16.  Zoeglossia is a community for disabled writers run by Jennifer Bartlett, Sheila Black, and Connie Voisine.  The only project listed, as far as I can tell, is a retreat program for poets.  But, since they're just getting off the ground, things may expand.  Currently, their Facebook page appears non-operational.

17.  Autonomous Press is a press that wants to further academic access and "promotes the representation of disability and/or disabled voices".  There is also a NeuroQueer Books imprint which "focuses on queer issues, queering, sexuality, gender, or critical response to other aspects of identity (such as race, class, disability) as they interact with neurodivergence and psychological development".

18.  The Disability Visibility Project is a community that discusses, advocates, and shares disability culture and experiences.  (This is where the #CripLit Twitter chat originated!)

19.  The Perch Magazine is an online literary magazine established in 2013 by The Yale Program for Recovery and Community Health dealing with all facets of mental health.

20. Writers and Poets with Disabilities Facebook group.  "This is a group for sharing ideas, new publications, articles, and so on based expressly around being a writer who identifies as having a disability."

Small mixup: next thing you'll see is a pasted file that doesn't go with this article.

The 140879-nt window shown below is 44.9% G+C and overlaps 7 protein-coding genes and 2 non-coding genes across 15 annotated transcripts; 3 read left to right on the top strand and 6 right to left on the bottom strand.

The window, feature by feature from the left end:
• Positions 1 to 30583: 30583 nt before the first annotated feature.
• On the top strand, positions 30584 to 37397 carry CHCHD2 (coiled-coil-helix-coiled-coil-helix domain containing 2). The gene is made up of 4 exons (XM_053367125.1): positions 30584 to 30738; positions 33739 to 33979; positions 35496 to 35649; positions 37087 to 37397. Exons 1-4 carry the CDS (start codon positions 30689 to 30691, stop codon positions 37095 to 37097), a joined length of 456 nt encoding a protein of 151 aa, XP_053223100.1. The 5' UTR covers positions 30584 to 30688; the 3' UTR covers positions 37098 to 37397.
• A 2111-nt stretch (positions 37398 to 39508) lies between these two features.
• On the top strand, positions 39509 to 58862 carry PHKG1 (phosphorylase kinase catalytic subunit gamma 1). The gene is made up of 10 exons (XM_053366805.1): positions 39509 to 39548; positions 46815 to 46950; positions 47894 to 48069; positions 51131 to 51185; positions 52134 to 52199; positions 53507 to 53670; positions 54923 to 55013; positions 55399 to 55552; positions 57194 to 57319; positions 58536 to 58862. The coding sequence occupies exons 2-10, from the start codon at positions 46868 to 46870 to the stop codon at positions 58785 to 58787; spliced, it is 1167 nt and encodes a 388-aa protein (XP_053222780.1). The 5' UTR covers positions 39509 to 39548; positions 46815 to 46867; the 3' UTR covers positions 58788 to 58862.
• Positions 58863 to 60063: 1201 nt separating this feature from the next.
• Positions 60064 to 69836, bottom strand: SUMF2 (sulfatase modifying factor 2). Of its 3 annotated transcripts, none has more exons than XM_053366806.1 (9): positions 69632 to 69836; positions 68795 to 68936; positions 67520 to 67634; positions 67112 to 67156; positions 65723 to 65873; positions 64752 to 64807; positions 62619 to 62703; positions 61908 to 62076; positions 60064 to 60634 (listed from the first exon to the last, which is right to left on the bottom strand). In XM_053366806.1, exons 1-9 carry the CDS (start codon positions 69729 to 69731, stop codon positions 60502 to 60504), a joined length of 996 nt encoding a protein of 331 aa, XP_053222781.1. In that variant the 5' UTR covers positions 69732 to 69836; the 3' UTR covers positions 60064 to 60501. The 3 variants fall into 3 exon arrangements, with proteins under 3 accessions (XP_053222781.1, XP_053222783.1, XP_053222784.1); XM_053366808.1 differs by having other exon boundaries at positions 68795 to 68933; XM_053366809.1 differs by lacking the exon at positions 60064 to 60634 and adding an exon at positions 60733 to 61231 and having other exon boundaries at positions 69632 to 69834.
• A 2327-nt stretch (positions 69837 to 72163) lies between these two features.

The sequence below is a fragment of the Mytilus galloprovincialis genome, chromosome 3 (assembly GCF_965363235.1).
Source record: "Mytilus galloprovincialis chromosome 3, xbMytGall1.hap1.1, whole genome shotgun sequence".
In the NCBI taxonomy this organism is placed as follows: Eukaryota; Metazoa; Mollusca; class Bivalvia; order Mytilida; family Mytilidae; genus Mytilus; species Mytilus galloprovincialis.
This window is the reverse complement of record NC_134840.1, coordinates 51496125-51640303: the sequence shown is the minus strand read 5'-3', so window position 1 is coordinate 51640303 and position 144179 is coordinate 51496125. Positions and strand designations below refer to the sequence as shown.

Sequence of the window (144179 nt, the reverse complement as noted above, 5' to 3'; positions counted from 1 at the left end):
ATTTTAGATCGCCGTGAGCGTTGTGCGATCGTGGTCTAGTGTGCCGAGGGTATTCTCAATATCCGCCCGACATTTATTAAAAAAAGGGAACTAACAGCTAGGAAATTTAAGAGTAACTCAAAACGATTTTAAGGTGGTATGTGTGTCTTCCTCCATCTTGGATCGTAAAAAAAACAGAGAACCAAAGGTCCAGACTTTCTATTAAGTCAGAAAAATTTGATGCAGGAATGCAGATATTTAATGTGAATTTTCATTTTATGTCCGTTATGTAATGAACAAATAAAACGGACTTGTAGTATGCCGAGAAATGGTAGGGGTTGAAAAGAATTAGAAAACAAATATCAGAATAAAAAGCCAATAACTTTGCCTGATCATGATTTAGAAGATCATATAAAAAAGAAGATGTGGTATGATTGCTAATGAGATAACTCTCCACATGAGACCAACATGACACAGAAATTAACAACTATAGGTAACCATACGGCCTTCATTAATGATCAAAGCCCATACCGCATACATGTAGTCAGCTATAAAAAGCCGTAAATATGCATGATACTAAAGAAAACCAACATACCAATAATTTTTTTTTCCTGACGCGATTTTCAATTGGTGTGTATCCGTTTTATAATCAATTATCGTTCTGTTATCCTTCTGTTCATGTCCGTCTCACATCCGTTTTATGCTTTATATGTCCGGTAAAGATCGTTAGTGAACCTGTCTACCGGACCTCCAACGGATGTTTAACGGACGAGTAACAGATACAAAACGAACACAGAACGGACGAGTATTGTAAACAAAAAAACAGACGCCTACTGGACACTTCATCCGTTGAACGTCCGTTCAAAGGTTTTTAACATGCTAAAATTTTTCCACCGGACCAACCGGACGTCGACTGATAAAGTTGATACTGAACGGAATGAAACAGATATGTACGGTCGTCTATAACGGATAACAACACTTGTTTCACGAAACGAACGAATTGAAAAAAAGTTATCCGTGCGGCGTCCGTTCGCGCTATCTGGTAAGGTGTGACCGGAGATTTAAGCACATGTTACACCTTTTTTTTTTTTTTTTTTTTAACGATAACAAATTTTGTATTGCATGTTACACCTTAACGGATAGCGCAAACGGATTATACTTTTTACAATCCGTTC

21. New Mobility "covers active wheelchair lifestyle with articles on recreation, travel, people, health, relationships, media, culture, civil rights and resources. Eighty-five percent of our readers have disabilities, most caused by spinal cord injury, multiple sclerosis, post-polio syndrome, cerebral palsy or muscular dystrophy."

22. Ability Magazine is one of the more well-known disability publications. "General editorial subjects included in ABILITY Magazine are Humor Therapy, Headlines, Legislation, Health/ Medical Updates and Advancements, Sports, Assistive Technology, Human Interest, Diversity Employment, Housing/Universal Design for People with Disabilities, International Issues, Travel and Book Excerpts. Cartoons are also accepted. Queries/ articles not falling into one of the above categories are still accepted." 

23. Medical Literary Messenger publishes"original, thought-provoking, and unpublished work related to medicine, illness, and the body." 

24.  Rogue Agent Journal is an online literary magazine of poetry and art focusing on the body.  From the website:  "We are gods of our own bodies. We are servants to our own bodies. Our bodies are signifiers. Our bodies are false signifiers. Our bodies are liars. Our bodies are truthtellers. If our bodies are oppressed by an outside force, we are "written over." Rogue Agent wants to retaliate. Rogue Agent wants reconciliation. Rogue Agent wants to share your stories about the poem that is the body."

25.  The New York Times Disability Column considers full essays (no pitches) via email opinionator@nytimes.com with the word "disability" in the subject line.  The editor is Peter Catapano.

26.  Disabled Writers helps journalists find disabled sources for articles and helps editors find disabled journalists.

27. Exceptions Journal is a literary publication for blind/visually impaired writers... mentions students specifically. [On Hiatus]

28. Intima "is a literary journal dedicated to promoting the theory and practice of Narrative Medicine, an interdisciplinary field that enhances healthcare through the  effective communication and understanding between caregivers and patients."